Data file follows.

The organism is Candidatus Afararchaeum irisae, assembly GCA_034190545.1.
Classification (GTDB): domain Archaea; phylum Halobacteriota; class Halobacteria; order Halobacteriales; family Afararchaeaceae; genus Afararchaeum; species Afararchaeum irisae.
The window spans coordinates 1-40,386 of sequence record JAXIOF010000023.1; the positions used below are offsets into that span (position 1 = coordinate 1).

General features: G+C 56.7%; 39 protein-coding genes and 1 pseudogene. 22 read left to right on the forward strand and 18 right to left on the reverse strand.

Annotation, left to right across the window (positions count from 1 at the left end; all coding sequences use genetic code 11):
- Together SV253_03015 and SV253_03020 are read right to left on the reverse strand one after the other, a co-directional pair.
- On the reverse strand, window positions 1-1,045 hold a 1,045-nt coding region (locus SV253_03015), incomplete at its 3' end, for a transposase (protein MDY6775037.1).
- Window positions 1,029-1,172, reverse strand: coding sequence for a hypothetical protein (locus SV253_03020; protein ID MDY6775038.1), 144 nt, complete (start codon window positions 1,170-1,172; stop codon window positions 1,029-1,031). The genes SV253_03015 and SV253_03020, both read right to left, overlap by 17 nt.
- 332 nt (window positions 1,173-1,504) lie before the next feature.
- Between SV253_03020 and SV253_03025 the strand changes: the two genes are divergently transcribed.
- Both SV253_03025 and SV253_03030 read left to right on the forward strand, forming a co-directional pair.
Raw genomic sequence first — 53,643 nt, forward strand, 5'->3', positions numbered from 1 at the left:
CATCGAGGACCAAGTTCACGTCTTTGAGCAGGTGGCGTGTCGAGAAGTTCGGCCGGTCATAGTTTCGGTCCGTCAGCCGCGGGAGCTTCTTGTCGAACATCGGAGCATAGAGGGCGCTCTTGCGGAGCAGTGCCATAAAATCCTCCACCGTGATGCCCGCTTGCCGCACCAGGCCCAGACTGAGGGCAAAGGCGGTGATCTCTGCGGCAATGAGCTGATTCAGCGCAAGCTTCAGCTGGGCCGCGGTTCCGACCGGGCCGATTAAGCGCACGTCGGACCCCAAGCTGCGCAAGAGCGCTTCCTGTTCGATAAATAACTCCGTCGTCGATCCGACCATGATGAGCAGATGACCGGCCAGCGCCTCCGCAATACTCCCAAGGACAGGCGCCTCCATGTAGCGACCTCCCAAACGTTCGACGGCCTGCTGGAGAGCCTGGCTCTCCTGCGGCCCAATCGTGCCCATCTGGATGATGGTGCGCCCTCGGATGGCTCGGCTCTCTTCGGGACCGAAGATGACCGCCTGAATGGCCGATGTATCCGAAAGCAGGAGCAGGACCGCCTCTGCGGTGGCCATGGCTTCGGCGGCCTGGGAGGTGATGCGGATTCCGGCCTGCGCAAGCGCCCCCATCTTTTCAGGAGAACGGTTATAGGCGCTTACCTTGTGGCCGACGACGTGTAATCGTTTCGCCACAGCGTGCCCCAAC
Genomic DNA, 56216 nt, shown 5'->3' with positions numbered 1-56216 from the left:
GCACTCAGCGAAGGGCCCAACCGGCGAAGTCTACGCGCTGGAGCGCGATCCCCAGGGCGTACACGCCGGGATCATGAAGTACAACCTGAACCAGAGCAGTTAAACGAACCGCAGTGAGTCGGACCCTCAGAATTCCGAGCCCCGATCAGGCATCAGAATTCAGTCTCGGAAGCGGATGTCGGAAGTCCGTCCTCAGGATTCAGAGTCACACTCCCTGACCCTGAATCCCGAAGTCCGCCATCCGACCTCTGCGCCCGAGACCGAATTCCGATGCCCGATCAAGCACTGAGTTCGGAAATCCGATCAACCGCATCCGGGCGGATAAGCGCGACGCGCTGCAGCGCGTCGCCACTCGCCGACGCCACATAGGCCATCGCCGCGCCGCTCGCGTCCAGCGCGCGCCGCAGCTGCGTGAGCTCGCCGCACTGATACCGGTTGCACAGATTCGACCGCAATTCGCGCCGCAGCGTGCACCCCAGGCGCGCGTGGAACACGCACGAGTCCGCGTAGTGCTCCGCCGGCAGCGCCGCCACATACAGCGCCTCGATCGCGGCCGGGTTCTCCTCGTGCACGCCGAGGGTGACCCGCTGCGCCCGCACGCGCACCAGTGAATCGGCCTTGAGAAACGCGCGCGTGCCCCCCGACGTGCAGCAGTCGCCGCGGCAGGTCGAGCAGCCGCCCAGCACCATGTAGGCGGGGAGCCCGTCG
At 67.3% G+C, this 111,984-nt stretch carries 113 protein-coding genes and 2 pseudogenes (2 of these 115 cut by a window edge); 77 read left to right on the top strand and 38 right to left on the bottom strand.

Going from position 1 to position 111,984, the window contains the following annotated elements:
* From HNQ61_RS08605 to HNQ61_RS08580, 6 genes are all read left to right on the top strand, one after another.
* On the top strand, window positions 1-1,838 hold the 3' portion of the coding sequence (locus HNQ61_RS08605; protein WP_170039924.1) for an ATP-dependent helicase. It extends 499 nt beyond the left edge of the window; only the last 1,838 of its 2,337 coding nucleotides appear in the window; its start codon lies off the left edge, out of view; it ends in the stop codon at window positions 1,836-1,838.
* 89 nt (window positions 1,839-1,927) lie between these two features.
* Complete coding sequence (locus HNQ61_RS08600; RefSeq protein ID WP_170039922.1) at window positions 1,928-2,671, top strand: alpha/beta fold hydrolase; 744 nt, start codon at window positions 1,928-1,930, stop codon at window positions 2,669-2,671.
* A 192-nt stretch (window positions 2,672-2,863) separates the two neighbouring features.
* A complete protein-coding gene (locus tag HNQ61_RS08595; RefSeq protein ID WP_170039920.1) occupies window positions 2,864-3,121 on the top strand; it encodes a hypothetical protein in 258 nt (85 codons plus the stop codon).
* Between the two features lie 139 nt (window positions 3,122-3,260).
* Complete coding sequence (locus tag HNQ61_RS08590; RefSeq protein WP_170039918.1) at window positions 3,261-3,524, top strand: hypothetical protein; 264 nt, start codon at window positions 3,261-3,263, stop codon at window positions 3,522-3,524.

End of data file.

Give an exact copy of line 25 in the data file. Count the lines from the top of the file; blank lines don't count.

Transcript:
* Complete coding sequence (locus tag HNQ61_RS08590; RefSeq protein WP_170039918.1) at window positions 3,261-3,524, top strand: hypothetical protein; 264 nt, start codon at window positions 3,261-3,263, stop codon at window positions 3,522-3,524.